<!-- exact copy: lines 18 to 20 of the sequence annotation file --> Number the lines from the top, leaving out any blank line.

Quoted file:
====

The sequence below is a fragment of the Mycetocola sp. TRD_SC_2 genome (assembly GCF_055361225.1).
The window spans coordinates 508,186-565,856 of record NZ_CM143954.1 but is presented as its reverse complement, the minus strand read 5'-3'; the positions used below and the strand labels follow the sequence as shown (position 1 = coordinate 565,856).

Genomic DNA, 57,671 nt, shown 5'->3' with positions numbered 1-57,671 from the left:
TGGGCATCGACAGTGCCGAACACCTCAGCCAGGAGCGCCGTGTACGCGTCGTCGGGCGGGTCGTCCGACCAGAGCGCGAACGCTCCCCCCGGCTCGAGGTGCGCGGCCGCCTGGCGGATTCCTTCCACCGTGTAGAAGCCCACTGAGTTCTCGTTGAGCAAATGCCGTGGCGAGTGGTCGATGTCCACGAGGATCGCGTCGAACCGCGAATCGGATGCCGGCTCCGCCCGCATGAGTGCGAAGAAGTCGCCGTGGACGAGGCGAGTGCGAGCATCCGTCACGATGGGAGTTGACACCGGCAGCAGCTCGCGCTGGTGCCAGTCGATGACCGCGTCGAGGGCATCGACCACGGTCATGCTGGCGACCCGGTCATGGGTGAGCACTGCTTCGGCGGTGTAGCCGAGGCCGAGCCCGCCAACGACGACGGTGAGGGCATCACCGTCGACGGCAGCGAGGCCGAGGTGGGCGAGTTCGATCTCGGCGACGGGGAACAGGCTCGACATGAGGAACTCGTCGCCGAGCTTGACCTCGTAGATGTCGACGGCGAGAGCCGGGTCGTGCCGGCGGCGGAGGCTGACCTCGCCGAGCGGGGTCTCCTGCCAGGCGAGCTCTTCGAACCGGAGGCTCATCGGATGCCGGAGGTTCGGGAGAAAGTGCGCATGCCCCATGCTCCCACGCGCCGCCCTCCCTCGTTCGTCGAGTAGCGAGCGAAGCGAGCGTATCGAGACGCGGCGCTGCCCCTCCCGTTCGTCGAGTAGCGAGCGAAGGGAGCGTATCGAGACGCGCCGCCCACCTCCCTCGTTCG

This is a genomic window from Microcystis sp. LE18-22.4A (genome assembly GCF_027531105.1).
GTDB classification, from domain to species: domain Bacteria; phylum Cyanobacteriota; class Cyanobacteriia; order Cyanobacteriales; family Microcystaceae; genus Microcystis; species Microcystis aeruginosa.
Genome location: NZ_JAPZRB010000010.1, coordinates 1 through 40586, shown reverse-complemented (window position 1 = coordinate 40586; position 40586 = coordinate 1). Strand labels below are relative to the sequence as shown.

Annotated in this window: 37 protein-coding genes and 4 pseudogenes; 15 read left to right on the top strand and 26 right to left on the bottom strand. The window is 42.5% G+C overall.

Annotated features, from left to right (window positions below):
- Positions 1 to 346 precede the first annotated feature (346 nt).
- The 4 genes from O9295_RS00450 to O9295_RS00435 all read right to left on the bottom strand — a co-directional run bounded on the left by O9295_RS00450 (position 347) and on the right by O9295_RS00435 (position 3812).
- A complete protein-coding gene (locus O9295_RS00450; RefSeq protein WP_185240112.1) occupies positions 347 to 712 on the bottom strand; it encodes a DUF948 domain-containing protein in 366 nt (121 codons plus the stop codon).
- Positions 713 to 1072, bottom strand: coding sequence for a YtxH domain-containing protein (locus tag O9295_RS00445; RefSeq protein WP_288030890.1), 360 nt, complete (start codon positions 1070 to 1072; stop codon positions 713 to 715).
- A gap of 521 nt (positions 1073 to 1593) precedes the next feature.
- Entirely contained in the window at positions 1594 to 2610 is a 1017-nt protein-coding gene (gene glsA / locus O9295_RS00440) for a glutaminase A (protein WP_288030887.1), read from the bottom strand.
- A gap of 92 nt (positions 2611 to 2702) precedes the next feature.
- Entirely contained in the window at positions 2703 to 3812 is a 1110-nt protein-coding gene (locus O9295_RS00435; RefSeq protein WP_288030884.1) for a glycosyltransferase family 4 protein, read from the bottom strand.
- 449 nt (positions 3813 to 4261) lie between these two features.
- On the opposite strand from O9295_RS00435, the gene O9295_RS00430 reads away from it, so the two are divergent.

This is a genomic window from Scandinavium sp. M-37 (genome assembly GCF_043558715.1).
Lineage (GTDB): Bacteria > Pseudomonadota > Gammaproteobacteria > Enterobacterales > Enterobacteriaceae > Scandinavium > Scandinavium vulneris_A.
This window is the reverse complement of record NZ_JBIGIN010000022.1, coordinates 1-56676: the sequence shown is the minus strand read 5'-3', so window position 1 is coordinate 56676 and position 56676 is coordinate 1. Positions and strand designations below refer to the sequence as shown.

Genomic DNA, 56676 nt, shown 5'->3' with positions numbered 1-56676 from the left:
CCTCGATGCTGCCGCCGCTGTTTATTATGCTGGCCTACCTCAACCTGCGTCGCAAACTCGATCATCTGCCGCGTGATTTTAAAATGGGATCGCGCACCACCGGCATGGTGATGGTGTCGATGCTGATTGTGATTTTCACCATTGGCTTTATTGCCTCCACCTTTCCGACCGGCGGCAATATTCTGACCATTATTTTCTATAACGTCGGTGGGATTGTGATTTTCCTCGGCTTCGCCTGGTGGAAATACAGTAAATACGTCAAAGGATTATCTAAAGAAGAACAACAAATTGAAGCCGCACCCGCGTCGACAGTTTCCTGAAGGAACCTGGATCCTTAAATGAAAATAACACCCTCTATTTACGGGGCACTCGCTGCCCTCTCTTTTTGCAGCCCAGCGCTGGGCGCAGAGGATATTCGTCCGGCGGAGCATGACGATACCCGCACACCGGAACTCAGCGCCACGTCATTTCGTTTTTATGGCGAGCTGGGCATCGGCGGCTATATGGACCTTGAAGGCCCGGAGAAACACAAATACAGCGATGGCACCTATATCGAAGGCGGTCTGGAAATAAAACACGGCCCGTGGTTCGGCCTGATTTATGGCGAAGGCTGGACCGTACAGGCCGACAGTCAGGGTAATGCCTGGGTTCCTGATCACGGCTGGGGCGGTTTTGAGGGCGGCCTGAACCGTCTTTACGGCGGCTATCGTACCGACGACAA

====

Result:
- 449 nt (positions 3813 to 4261) lie between these two features.
- On the opposite strand from O9295_RS00435, the gene O9295_RS00430 reads away from it, so the two are divergent.

This is a genomic window from Scandinavium sp. M-37 (genome assembly GCF_043558715.1).